Tag Archives: death

Death and I

I think of death quite often. Every time I board an airplane, for example, I think: ”I might die now”. My next thought is ”but I’m not going to stay at home for the rest of my life, so I’ll just have to accept whatever happens”. Sometimes I go on to thinking about my apartment, and how my dying would leave an awful mess for others to tidy up.

Only once have I really thought that I really might die; the first time I had a pneumothorax. My chest tightened and I thought I was having a heart attack. I cried bitterly then, because I had just started to like living. I was not afraid, but disappointed.

I am an atheist. I do not believe in any deity, nor do I believe in a life after this one. Not through reincarnation, not by heavenly ascent or infernal descent. Maybe I’m wrong. But I just don’t believe in it. Life is magical as it is, without higher power or purpose.

I have not had much experience with death. Yet. I did not know my grandfathers. One was killed by alcohol, the other by cigarettes. My grandmothers on the other hand, were very dear to me. One died in her sleep. I had been to see her the night before, and she seemed more at peace than in a long time. The other died on the operating table. During the last months of her life, she had been bleeding internally, yet continued to cook, mangle her sheets and keep her three-room apartment nice and tidy.

I miss them both and speak to them now and then. True, I don’t believe they can hear me in some after-life. But they are a part of me, and, as long as I live, the part of me that is them also lives.

I have no children, and I never will. Physically, no part of me will live on after I’m gone. Emotionally, mentally, I will remain in the memories of some who outlive me. Unless I do something grand in whatever time I have left, those memories will die with their owners, and there will be nothing left of me but worm food. And perhaps this blog.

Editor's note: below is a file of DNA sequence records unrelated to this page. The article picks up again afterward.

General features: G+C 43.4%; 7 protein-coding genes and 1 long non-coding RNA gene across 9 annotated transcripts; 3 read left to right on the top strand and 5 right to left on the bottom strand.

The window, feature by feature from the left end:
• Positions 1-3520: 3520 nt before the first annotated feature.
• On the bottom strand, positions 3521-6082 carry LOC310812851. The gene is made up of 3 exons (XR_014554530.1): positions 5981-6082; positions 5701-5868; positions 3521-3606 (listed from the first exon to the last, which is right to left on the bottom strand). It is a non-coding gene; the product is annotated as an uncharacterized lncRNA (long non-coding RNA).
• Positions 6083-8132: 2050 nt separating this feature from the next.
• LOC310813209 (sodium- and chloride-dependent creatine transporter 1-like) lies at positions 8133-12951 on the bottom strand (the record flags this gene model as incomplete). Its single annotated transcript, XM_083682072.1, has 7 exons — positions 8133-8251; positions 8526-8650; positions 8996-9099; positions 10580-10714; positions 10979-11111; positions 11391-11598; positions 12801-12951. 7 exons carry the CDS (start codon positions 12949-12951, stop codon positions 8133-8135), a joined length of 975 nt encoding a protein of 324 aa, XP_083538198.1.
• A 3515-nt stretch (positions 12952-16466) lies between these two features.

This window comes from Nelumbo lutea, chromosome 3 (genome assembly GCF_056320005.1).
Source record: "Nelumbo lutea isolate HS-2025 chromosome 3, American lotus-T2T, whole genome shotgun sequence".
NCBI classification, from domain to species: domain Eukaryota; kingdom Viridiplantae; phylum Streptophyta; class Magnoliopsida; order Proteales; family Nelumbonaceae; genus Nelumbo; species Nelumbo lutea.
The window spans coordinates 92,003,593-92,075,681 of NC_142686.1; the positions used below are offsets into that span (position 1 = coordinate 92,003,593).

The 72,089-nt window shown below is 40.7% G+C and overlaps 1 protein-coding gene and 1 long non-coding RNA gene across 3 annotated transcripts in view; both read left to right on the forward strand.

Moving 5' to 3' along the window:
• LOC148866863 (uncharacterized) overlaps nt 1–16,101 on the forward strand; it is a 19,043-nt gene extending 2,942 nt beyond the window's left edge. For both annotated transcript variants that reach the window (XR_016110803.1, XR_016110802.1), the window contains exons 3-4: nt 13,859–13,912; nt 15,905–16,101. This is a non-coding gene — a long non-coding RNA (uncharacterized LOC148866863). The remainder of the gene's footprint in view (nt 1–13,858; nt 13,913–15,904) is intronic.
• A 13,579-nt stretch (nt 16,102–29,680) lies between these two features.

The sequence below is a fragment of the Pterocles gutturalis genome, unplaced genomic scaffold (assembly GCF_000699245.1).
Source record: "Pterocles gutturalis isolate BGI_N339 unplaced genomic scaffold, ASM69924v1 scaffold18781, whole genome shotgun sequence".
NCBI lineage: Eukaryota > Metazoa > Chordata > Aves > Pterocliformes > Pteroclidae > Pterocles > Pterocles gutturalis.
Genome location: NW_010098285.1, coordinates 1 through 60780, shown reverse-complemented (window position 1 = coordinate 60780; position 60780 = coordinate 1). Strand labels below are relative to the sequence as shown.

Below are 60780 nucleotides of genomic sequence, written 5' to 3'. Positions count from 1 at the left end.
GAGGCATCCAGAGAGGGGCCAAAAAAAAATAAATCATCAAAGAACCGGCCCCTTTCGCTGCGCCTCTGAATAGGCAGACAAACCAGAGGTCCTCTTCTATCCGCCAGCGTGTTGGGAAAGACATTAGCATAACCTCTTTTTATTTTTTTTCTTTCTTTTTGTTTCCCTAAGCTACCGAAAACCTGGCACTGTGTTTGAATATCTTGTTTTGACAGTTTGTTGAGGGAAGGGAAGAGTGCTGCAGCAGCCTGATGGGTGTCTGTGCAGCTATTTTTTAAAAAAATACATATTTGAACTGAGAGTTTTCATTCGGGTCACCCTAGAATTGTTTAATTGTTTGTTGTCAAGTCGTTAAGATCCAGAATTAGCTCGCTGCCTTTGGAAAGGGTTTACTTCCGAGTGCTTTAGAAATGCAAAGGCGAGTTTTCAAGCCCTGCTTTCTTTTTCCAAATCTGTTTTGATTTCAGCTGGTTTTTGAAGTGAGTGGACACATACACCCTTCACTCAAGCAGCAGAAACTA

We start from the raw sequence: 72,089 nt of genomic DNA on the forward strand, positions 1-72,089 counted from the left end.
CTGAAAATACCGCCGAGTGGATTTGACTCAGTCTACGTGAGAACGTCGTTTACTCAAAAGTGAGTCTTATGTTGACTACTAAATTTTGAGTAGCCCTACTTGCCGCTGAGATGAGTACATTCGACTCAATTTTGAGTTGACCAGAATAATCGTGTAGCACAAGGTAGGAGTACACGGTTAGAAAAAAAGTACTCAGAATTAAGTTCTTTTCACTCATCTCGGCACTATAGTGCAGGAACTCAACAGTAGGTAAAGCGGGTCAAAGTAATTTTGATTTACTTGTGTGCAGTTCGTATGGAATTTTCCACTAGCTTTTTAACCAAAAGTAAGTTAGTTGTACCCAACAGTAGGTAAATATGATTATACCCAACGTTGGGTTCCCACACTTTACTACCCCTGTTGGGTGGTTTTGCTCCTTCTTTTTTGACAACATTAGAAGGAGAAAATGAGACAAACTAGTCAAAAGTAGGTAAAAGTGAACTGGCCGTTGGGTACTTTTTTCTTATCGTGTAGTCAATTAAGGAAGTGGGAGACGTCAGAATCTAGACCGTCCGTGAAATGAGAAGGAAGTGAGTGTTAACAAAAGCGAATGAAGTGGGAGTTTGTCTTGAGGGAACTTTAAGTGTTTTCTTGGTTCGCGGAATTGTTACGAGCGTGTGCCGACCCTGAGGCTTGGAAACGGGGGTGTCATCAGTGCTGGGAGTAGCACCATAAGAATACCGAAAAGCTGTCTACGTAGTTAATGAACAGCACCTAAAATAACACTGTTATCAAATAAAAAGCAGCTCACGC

Death wish

A woman died today. She was having a picnic in the woods, when a dead tree snapped and fell on her.

She was 93 years old. Her loved ones were right there with her. She had just enjoyed a cup of coffee and maybe a cookie, on a bench in a beautiful springtime dell.

Nearly one century old, she died surrounded by family, thousands of wood-anemones in bloom, and hundreds of trees swaying in the wind.

What a way to go.


It was two years ago today. I was standing outside my house, waiting for a cab. Standing in the drizzle, with a laptop under my arm, crying and waiting, waiting and crying. Trying to breathe.

Raindrops. Tears. Tiny breaths.

Yes, there I was. In the rain, outside my house. Crying and waiting for a cab. Dressed for a meeting, but heading for the E.R. Thinking I didn’t want to die. Finally, I really, really wanted to live.

That made me feel a little better.

Don’t be afraid

Why are we so afraid of the dark? Why all the concerned frowns and nervous laughter? I cannot be truly happy without staring into the darkness once in a while. Can anyone, really?

There is no light without the dark. No joy without sorrow. No life without death. Sure, go ahead and try to fight off the pain and the darkness, while desperately clinging to the joy and the light. Try. You’ll probably just end up exhausted.

Better to cry your eyes out for fifteen minutes. Or a weekend. Then dry those tears, have a cup of coffee and gaze into the sun. Life is beautiful.